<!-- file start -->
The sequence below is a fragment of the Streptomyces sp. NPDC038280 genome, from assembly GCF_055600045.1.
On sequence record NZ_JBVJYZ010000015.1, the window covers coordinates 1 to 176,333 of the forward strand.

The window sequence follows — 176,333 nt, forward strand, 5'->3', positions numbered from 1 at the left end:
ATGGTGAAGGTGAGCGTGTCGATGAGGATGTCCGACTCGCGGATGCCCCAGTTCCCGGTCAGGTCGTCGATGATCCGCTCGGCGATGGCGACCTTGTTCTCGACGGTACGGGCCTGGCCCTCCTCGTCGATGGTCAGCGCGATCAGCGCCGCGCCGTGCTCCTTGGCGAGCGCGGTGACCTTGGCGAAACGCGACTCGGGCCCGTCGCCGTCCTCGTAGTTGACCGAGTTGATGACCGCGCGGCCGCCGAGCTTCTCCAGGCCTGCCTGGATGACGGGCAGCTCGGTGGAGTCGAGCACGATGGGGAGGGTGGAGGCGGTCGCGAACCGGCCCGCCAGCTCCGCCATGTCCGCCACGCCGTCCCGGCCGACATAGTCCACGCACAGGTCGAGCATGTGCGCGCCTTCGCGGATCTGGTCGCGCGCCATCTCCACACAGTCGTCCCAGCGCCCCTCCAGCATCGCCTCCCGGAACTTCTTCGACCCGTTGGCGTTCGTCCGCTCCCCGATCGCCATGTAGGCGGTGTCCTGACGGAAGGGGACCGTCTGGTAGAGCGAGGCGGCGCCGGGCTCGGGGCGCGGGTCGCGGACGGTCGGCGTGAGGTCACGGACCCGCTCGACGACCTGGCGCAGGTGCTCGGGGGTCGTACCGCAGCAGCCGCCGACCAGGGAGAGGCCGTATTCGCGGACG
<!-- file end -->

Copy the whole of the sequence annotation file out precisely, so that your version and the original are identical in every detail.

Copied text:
The sequence below is a fragment of the Streptomyces sp. NPDC038280 genome, from assembly GCF_055600045.1.
On sequence record NZ_JBVJYZ010000015.1, the window covers coordinates 1 to 176,333 of the forward strand.

The window sequence follows — 176,333 nt, forward strand, 5'->3', positions numbered from 1 at the left end:
ATGGTGAAGGTGAGCGTGTCGATGAGGATGTCCGACTCGCGGATGCCCCAGTTCCCGGTCAGGTCGTCGATGATCCGCTCGGCGATGGCGACCTTGTTCTCGACGGTACGGGCCTGGCCCTCCTCGTCGATGGTCAGCGCGATCAGCGCCGCGCCGTGCTCCTTGGCGAGCGCGGTGACCTTGGCGAAACGCGACTCGGGCCCGTCGCCGTCCTCGTAGTTGACCGAGTTGATGACCGCGCGGCCGCCGAGCTTCTCCAGGCCTGCCTGGATGACGGGCAGCTCGGTGGAGTCGAGCACGATGGGGAGGGTGGAGGCGGTCGCGAACCGGCCCGCCAGCTCCGCCATGTCCGCCACGCCGTCCCGGCCGACATAGTCCACGCACAGGTCGAGCATGTGCGCGCCTTCGCGGATCTGGTCGCGCGCCATCTCCACACAGTCGTCCCAGCGCCCCTCCAGCATCGCCTCCCGGAACTTCTTCGACCCGTTGGCGTTCGTCCGCTCCCCGATCGCCATGTAGGCGGTGTCCTGACGGAAGGGGACCGTCTGGTAGAGCGAGGCGGCGCCGGGCTCGGGGCGCGGGTCGCGGACGGTCGGCGTGAGGTCACGGACCCGCTCGACGACCTGGCGCAGGTGCTCGGGGGTCGTACCGCAGCAGCCGCCGACCAGGGAGAGGCCGTATTCGCGGACG